The Confraternity Library is housed at our office at 27 Blackfriars Road, London SE1, just south of Blackfriars Bridge (click here for how to find us). It is available for consultation when the office is open, and at other times by prior arrangement with the Secretary. The office is always open on Thursdays between 11.00 a.m. and 3.00 p.m., and at some other times, so it is worth a phone call to the office if you cannot visit on a Thursday. The Library of the Confraternity of Pilgrims to Rome is also held at 27 Blackfriars Road.
Members of either Confraternity may borrow items from the library for three weeks (five weeks in the case of loans overseas). Non-members may consult the library by arrangement with the Secretary, but may not borrow from it.
The catalogue database – which includes a complete index to the CSJ Bulletin – has been searchable on-line since 1 March 2006.
Click below to search the library catalogue:
|Search the Library Catalogue|
The Confraternity Library, named in memory of its first librarian Stephen Badger, is built around a core of works on the history of the pilgrimage to Santiago and individuals’ experience of it, past and present. There are a number of works on the art and architecture of the Way; guides to the route and to Spain and France; the publications of fellow pilgrim associations; and a growing collection of works on pilgrimage, and the cult of Saint James, in the British Isles. Our policy is to keep abreast of new publications (in French, German and Spanish as well as English), and gradually to acquire what is missing from the past. We shall maintain our primary focus on the Santiago pilgrimage, but as funds allow, plan to develop our holding of books on the theology, spirituality, and sociology of pilgrimage in general, and on other pilgrimage destinations. The library currently holds around 8000 items (including the Bulletin index).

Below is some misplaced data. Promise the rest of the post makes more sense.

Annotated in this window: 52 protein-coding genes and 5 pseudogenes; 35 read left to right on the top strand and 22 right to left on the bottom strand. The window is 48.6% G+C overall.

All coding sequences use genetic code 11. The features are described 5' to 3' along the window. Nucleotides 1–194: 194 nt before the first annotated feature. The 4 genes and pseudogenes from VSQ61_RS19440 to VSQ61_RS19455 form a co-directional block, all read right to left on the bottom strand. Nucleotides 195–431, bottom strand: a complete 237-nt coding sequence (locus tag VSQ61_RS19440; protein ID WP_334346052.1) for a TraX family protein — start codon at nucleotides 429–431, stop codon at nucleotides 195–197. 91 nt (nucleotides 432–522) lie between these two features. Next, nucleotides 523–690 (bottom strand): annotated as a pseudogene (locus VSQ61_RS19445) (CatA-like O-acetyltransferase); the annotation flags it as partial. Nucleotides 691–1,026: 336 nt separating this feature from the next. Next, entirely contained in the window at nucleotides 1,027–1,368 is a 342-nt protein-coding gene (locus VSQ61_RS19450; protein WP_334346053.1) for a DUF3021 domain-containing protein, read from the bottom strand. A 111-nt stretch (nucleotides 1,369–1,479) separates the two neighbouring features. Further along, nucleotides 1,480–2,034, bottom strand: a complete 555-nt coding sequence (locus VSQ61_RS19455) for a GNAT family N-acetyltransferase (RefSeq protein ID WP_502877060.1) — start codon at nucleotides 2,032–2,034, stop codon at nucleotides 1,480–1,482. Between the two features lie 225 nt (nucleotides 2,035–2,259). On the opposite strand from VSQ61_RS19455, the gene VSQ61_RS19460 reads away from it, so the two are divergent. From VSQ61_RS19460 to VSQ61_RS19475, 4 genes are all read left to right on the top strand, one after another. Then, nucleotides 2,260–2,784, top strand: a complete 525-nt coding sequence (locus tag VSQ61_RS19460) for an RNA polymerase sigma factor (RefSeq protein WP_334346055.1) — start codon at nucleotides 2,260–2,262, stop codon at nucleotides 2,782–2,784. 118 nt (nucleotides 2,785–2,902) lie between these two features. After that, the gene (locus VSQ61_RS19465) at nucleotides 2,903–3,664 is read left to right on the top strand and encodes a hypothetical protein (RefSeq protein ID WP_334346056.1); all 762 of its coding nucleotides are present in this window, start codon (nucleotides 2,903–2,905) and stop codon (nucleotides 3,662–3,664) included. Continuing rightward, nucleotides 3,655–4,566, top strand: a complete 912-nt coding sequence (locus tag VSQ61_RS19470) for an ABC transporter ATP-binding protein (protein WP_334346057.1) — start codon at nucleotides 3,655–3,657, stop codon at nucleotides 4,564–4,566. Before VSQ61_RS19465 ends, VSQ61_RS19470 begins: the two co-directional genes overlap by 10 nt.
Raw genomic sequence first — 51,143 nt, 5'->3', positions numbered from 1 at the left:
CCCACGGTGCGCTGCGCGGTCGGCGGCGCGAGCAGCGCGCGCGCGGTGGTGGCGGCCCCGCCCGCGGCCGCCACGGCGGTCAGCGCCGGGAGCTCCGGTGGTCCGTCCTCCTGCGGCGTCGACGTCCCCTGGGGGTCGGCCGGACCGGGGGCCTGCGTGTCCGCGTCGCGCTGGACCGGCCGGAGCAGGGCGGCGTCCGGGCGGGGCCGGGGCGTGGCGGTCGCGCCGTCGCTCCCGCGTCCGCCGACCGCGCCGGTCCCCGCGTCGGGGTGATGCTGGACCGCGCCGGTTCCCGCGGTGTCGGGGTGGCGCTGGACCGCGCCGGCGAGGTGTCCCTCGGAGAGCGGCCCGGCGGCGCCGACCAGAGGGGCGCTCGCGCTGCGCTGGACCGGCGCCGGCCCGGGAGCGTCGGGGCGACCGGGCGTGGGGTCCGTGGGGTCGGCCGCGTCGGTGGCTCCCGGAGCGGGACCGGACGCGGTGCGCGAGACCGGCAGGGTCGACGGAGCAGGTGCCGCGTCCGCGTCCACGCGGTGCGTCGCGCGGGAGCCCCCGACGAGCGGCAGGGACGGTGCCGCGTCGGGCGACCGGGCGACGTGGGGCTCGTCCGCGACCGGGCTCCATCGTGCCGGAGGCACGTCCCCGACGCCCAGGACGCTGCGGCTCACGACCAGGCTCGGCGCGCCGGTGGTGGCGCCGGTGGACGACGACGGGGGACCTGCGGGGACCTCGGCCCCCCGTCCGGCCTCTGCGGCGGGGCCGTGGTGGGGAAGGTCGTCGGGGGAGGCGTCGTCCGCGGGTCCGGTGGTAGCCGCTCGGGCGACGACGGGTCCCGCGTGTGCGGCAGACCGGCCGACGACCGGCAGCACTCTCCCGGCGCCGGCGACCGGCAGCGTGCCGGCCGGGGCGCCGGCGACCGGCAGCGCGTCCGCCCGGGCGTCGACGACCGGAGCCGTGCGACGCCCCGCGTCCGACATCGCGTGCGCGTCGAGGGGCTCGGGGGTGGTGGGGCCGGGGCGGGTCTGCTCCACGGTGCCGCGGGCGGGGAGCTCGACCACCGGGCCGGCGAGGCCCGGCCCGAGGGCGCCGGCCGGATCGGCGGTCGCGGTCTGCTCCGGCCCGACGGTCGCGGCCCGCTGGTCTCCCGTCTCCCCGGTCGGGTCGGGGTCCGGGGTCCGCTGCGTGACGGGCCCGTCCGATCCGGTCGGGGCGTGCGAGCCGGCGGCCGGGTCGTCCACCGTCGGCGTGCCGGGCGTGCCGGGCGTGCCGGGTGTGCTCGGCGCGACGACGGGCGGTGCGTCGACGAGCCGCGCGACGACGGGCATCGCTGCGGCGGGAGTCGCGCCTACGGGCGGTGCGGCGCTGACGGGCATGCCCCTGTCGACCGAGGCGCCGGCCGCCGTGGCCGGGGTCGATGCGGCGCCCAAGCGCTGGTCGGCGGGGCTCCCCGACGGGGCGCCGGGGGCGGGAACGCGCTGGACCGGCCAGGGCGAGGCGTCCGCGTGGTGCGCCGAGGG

The collection is increasingly strong in personal accounts of the experience of the Santiago pilgrimage, past and present, and we make a point of collecting unpublished pilgrimage diaries. Indeed, a recent Canadian pilgrim, sending us his diary, says in a covering note: ‘I think the idea of a central resource is very important, and I am gratified that the Confraternity has undertaken this task.’ If you keep a diary of your pilgrimage, or record your experience and impressions later, please consider giving a copy to the library, so that others may share and benefit from your experience. Click here to search personal accounts in the Library.
Please click here for a detailed bibliography.